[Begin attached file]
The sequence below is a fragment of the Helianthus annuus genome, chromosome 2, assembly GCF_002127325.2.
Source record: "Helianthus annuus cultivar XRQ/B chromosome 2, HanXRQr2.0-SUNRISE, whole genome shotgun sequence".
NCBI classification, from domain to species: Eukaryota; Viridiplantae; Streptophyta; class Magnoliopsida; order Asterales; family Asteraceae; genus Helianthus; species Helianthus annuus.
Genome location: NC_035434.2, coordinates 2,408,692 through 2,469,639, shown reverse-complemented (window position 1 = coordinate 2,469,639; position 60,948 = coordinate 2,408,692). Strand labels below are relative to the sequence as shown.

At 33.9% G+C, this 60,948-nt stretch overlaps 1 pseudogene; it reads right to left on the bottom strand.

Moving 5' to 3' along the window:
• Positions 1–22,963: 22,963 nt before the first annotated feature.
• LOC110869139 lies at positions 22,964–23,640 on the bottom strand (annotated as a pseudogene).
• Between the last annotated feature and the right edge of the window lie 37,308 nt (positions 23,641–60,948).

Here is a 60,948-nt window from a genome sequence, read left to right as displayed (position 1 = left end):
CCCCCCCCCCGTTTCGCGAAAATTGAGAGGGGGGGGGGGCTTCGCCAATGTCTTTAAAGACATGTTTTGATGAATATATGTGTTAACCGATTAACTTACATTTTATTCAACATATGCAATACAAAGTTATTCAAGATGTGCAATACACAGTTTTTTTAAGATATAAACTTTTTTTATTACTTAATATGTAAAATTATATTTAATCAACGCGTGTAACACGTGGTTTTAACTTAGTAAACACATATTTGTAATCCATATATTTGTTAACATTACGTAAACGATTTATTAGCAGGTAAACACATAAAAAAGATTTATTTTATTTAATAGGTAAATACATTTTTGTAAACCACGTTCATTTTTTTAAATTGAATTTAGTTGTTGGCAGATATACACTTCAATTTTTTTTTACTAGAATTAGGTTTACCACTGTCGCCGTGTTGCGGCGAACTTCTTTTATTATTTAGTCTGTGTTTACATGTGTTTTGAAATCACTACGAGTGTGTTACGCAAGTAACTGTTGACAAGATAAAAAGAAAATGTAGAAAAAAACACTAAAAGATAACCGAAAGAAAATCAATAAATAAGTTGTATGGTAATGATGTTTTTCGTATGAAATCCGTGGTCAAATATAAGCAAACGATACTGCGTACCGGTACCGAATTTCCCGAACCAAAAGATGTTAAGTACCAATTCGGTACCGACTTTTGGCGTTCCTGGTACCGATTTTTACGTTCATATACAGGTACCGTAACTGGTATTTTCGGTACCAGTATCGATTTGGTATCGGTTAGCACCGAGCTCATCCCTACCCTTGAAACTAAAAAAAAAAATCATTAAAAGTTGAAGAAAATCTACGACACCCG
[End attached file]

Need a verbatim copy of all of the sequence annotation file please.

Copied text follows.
The sequence below is a fragment of the Helianthus annuus genome, chromosome 2, assembly GCF_002127325.2.
Source record: "Helianthus annuus cultivar XRQ/B chromosome 2, HanXRQr2.0-SUNRISE, whole genome shotgun sequence".
NCBI classification, from domain to species: Eukaryota; Viridiplantae; Streptophyta; class Magnoliopsida; order Asterales; family Asteraceae; genus Helianthus; species Helianthus annuus.
Genome location: NC_035434.2, coordinates 2,408,692 through 2,469,639, shown reverse-complemented (window position 1 = coordinate 2,469,639; position 60,948 = coordinate 2,408,692). Strand labels below are relative to the sequence as shown.

At 33.9% G+C, this 60,948-nt stretch overlaps 1 pseudogene; it reads right to left on the bottom strand.

Moving 5' to 3' along the window:
• Positions 1–22,963: 22,963 nt before the first annotated feature.
• LOC110869139 lies at positions 22,964–23,640 on the bottom strand (annotated as a pseudogene).
• Between the last annotated feature and the right edge of the window lie 37,308 nt (positions 23,641–60,948).

Here is a 60,948-nt window from a genome sequence, read left to right as displayed (position 1 = left end):
CCCCCCCCCCGTTTCGCGAAAATTGAGAGGGGGGGGGGGCTTCGCCAATGTCTTTAAAGACATGTTTTGATGAATATATGTGTTAACCGATTAACTTACATTTTATTCAACATATGCAATACAAAGTTATTCAAGATGTGCAATACACAGTTTTTTTAAGATATAAACTTTTTTTATTACTTAATATGTAAAATTATATTTAATCAACGCGTGTAACACGTGGTTTTAACTTAGTAAACACATATTTGTAATCCATATATTTGTTAACATTACGTAAACGATTTATTAGCAGGTAAACACATAAAAAAGATTTATTTTATTTAATAGGTAAATACATTTTTGTAAACCACGTTCATTTTTTTAAATTGAATTTAGTTGTTGGCAGATATACACTTCAATTTTTTTTTACTAGAATTAGGTTTACCACTGTCGCCGTGTTGCGGCGAACTTCTTTTATTATTTAGTCTGTGTTTACATGTGTTTTGAAATCACTACGAGTGTGTTACGCAAGTAACTGTTGACAAGATAAAAAGAAAATGTAGAAAAAAACACTAAAAGATAACCGAAAGAAAATCAATAAATAAGTTGTATGGTAATGATGTTTTTCGTATGAAATCCGTGGTCAAATATAAGCAAACGATACTGCGTACCGGTACCGAATTTCCCGAACCAAAAGATGTTAAGTACCAATTCGGTACCGACTTTTGGCGTTCCTGGTACCGATTTTTACGTTCATATACAGGTACCGTAACTGGTATTTTCGGTACCAGTATCGATTTGGTATCGGTTAGCACCGAGCTCATCCCTACCCTTGAAACTAAAAAAAAAAATCATTAAAAGTTGAAGAAAATCTACGACACCCG